How To: Awake Fiberoptic Intubation
Posted by Clark Venable on 11/24/2005
I found something I wrote for residents years ago that might be of interest (or at least included for completeness).
There are many ways to topicalize and secure the airway awake, but I will describe what works well for me and concede from the start that there may be ways to improve it. I don't use nerve blocks due to my concern that I will stir up bleeding in the airway in performing them.
- Glycopyrrolate-draw up 0.4 mg although we usually only administer 0.2 mg to dry secretions.
- Midazolam-get a 5 mg vial from the pharmacy. Two milligrams may not be enough to insure the patient won't remember the experience.
- 5% Lidocaine Ointment (not jelly)
Two 10 cc non-luer (aka slip tip) lock syringes, each containing 2 cc of 4% lidocaine and 8 cc of air (the air flushes the lidocaine through the bronchoscope.
- Adult fiberoptic bronchoscopy cart
- LCD video camera system for bronchoscope head
- Oxygen tubing to attach from the auxiliary oxygen supply or a cylinder to the suction port of the bronchoscope (clears secretions, prevents fogging, prevents desaturation, and generally good for the soul)
- Size 7 endotracheal tube (the larger the tube, the greater the chance it will hang up on the vocal cords or arytenoids). Microlaryngoscopy (MLT) tubes-size 5.0 and 6.0 can be used if available to to improve the surgeons view. In the image below, the MLT tube is below the normal tube. Note that the MLT tube is longer (33 cm) and has a larger cuff.
After securing IV access and administering an appropriate amount of midazolam premedication, place approximately two centimeters of 5% lidocaine ointment on the patients' tongue, instructing them to hold it up against the roof of their mouth. The ointment will melt, covering the tongue and spilling into the pyriform sinuses before reaching the pharynx. Have them gargle the melted ointment before swallowing it. The ointment contains a significant quantity of lidocaine, and the midazolam is chosen over narcotics as a premedicant because it raises the seizure threshold.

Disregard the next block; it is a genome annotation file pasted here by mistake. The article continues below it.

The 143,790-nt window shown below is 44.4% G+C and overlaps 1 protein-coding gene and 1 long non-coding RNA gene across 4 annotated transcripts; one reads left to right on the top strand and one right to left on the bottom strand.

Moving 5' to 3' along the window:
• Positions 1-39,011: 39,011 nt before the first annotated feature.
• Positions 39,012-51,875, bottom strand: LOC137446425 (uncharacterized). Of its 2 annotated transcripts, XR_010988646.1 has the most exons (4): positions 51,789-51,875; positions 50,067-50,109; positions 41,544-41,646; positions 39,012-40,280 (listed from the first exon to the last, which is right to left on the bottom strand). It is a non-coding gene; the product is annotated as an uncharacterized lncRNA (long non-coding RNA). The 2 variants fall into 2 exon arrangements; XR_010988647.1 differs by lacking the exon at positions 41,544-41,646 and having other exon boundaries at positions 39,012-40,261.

Once this sequence has been performed twice, the patient should be ready to accept a pink intubating oral airway. After placing it, suction the airway with the Yankauer before beginning bronchoscopy. Without having the tube loaded on the bronchoscope (FOB), pass the FOB via the pink intubating airway to within view of the vocal cords but do not touch them or pass in to the trachea yet. Spray 2 cc of 4% lidocaine on the cords via the suction port on the FOB after warning the patient you are going to make them cough, then remove the bronchoscope. After the coughing subsides, suction the airway again, re-insert the FOB, and this time enter the trachea. Anesthetize the trachea by spraying 2 cc 4% lidocaine, again warning the patient you are going to make them cough, then remove the FOB.
Next, remove the adapter from the endotracheal tube and tape it to the front of your machine with pink tape (to make it easy to find), and load the appropriate endotracheal tube on to FOB. Again place the tip of the FOB in the trachea. The patient should not cough if he/she has been properly topicalized. If they do cough, it may be worth spraying more lidocaine into the trachea. Once there, advance the endotracheal tube on the FOB in to the trachea. If you meet resistance, rotate the ETT 90 degrees counter-clockwise. This allows the bevel on the endotracheal tube to ride up over the base of the glottis and into the trachea. Before removing the FOB, measure how far above the carina the tip of the ETT tube is and confirm you can see tracheal rings. Withdraw the FOB, replace the adapter, inflate the cuff, look for EtCO2 and listen for breath sounds. Then and only then should an IV induction agent be given.
My thanks to Drs. John Drummond and John Benumof for teaching me this technique.
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